The '90s Cult Brands We Almost Forgot About (& Why They Ruled)

Photo: Courtesy of Todd Oldham.
The nostalgia junkie in me has been enjoying the '90s resurgence that's taken the fashion world by storm these last few seasons. Though I can’t help but think we have more to thank for the omnipresent '90s swagger — and the throngs of young women dressed in the era’s uniform of crop tops, combat boots, and mom jeans — than the obvious brands and designers that have become synonymous with the era.

To be fair, I’ll never stop lusting after the minimalist-yet-slightly-offbeat designs Calvin Klein and DKNY adhered to back then, and I’d probably die from happiness if I came across just about anything from Marc Jacobs’ collection for Perry Ellis in 1992. But, there are a few other names — some great, and some (by today’s standards) probably not so great — that still  deserve a nod of recognition.

Some of the styles ahead transition seamlessly into components of a modern-day wardrobe, while others are better left in the great void we call Tumblr. Still, each of them garnered a dedicated and cultish following in their heyday, and their unique perspectives continue to influence fashion today. Let's take a look back and remember the beloved '90s, which, more than any other period in fashion history, truly struck the perfect balance between the good, the bad, and the ugly.
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Photo: Courtesy of Fiorucci.
Fiorucci
You might remember Fiorucci’s iconic logo featuring two adorable little cherubs, but this Italian brand has actually been around since the late '60s, and its star-studded clientele — Marc Jacobs, Betsey Johnson, and Cher, just to name a few — were loyal customers throughout the '70s and '80s.

The company experienced a brief slump in the late '80s, but was revived again in the good-ol' '90s with a risqué advertising campaign. Today, getting your hands on any of the racy staples (think lots of leather, animal print, and hip-hugging denim) pumped out by this cult brand two decades ago is...a challenge.
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Photo: Courtesy of Skechers.
Skechers
It’s easy to dismiss this brand's influence if you only consider its status quo, but the Skechers we know today is of an entirely different class than the Skechers of the '90s. Some of its chunky platform sneakers from that period are downright ugly, it's true. But, I’m a little more forgiving of its missteps only because it also made really great heavy-duty leather boots.

Even so, the chunky sneakers Sketchers cashed in on back then are still more relevant now than its current take on orthopedic-inclined fitness shoes. Sure, the brand today isn’t exactly thriving, but its older models are so sought after that they auction for exorbitant amounts on eBay. So, here’s to the Skechers of yesteryear.
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Photo: Courtesy of Unisa.
Unisa
Shoe brand Unisa had its start in Spain in the'70s, but in my opinion, the '90s really brought its best work. Unisa’s beachy, minimal aesthetic holds at least partial responsibility for the recent rebirth of the espadrille, and its sturdy, utilitarian boots and handbags made of soft, buttery leather are as good today as they were back then.

Although Unisa is still around (and available on Zappos!) it seems to have lost its previous cache. The older designs are still where its at, and luckily they're mainstays on Etsy, eBay, and at many vintage and thrift stores.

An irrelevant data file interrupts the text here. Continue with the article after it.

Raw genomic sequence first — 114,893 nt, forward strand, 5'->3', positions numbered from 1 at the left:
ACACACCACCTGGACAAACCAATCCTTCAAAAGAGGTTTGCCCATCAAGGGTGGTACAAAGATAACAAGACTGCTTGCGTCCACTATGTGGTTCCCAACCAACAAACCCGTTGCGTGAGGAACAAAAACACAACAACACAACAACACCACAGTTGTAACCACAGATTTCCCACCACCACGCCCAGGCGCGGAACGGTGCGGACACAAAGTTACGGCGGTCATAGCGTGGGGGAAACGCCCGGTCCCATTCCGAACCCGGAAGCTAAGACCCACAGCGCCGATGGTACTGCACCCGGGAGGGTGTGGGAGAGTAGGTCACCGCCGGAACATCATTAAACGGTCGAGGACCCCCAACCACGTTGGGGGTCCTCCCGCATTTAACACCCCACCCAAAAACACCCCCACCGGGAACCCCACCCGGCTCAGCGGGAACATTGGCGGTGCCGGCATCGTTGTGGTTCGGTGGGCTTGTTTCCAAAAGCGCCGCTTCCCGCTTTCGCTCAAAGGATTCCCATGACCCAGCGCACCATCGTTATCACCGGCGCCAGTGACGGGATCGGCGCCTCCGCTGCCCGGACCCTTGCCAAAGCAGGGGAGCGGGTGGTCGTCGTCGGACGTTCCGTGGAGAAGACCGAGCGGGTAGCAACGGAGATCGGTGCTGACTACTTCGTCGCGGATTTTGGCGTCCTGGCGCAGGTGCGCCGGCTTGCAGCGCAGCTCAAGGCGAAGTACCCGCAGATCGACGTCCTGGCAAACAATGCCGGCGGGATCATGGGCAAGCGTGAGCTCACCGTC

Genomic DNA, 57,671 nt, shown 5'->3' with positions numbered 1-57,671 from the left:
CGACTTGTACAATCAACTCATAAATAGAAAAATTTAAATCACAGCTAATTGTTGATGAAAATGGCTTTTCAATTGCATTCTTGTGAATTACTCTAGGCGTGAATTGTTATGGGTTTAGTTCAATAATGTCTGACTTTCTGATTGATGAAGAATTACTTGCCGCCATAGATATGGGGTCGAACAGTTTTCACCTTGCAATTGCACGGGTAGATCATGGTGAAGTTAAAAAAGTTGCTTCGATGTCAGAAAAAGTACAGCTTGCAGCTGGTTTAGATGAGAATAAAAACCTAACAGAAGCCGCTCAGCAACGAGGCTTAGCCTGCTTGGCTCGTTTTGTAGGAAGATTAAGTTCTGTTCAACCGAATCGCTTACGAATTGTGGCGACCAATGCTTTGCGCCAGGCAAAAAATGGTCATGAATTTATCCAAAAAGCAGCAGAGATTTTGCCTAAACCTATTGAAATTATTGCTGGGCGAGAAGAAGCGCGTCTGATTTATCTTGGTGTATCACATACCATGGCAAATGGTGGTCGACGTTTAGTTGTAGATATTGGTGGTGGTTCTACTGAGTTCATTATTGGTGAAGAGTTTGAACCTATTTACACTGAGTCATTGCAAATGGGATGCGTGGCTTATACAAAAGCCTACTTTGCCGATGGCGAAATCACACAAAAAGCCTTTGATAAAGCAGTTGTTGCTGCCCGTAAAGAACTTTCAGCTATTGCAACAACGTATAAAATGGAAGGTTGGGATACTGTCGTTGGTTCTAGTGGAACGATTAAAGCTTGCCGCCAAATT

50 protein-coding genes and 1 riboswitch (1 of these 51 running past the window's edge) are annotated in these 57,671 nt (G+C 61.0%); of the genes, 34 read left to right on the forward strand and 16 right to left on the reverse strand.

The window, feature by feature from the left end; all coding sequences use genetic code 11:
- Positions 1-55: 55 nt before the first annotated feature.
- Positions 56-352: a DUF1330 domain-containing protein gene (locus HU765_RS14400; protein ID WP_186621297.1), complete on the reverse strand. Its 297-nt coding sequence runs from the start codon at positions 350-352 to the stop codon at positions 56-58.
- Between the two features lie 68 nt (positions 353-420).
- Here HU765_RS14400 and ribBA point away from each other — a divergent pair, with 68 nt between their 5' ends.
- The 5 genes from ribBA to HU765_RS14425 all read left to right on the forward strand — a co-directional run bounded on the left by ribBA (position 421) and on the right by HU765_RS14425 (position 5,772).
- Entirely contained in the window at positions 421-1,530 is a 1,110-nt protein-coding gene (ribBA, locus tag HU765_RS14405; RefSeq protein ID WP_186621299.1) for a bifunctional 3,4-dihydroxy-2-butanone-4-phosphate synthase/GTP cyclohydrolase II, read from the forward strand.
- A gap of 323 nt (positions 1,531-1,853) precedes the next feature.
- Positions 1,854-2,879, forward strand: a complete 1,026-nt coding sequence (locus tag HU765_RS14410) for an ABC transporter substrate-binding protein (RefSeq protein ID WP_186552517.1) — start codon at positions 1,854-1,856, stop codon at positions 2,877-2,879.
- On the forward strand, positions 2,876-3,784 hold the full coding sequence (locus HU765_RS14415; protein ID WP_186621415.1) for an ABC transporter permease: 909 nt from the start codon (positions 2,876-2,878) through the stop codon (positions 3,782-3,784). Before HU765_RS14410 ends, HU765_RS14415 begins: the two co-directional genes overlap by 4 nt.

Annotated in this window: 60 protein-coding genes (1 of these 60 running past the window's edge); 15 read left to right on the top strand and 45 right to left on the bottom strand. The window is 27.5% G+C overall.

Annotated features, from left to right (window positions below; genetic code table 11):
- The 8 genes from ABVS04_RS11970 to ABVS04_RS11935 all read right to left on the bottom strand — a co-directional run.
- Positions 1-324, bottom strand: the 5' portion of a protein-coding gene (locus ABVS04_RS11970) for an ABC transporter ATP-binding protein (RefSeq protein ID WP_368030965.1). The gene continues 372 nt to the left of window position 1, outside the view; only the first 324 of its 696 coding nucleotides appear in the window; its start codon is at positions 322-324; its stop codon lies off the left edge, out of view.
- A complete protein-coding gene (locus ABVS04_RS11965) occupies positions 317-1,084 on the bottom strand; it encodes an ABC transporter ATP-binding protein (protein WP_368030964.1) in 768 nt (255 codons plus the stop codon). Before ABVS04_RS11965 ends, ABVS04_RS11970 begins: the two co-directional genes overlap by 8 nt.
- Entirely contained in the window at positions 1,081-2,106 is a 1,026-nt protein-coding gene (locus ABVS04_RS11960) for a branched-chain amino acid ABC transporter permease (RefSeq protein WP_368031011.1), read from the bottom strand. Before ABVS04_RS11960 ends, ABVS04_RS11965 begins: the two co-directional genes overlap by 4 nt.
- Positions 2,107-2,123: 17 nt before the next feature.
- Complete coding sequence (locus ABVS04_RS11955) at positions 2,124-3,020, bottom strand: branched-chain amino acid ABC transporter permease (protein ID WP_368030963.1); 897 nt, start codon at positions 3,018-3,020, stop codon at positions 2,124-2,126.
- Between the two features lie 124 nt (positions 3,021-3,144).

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Photo: Courtesy of Alloy.
Alloy
Chances are you're still mourning the recent loss of Delia's, but you barely noticed when another cult catalog from the '90s, Alloy, seemed to fall off the face of the earth. Alloy was like the edgier version of Delia's, and somehow managed to incorporate every '90s trend in existence into a single catalog delivered to your door every month or so. Alloy was your one-stop shopping destination when you wanted to achieve that laid-back "am I a surfer or a hip-hop artist?" look.

Believe it or not, Alloy outlived Delia's and is still in existence today, but its current styles can't compare to the mish-mash of amazing '90s trends we swooned over way back when.
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Photo: Courtesy of Todd Oldham.
Todd Oldham
Hearing his name brings back hazy memories of '90s fashions and the good ol' mall-rat days, and though the brand is not as evocative of the decade as Calvin or Donna, which come quickly to mind, revisiting its glory days proves Todd deserves a spot on this list.

Perhaps what made Todd Oldham’s designs so appealing was the fact that he only made clothes for such a short span of time, from the late 1980s until the early aughts, before transitioning into interior design and publishing projects. His couture collections showcased geometric prints, intricate embroidery, Indian-style beading, and tons of unexpected touches (like a coconut-shell bra top).

His Todd Oldham Jeans label is a lot easier to track down online, but a search for pieces from his runway collections may just leave you hanging.
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Photo: Courtesy of Candies.
Candies
Candies belongs to the category of '90s fashion I like to call "so bad it's good." The brand's current offerings tend to veer more toward the "so bad" end of the spectrum, but it's available at Kohl’s if you'd like to see for yourself.

Back then, however, it perfected its own rendition of the awkward, clunky wooden clog, and pretty much every teenage girl hung the provocative ads (featuring Jenny McCarthy, Alyssa Milano, and that guy from Sugar Ray) on their bedroom walls.

The brand was also known for its line of platform sneakers at the time, but it's the wooden clogs and chunky leather boots that you still kind of want, and those can go for a pretty penny online.
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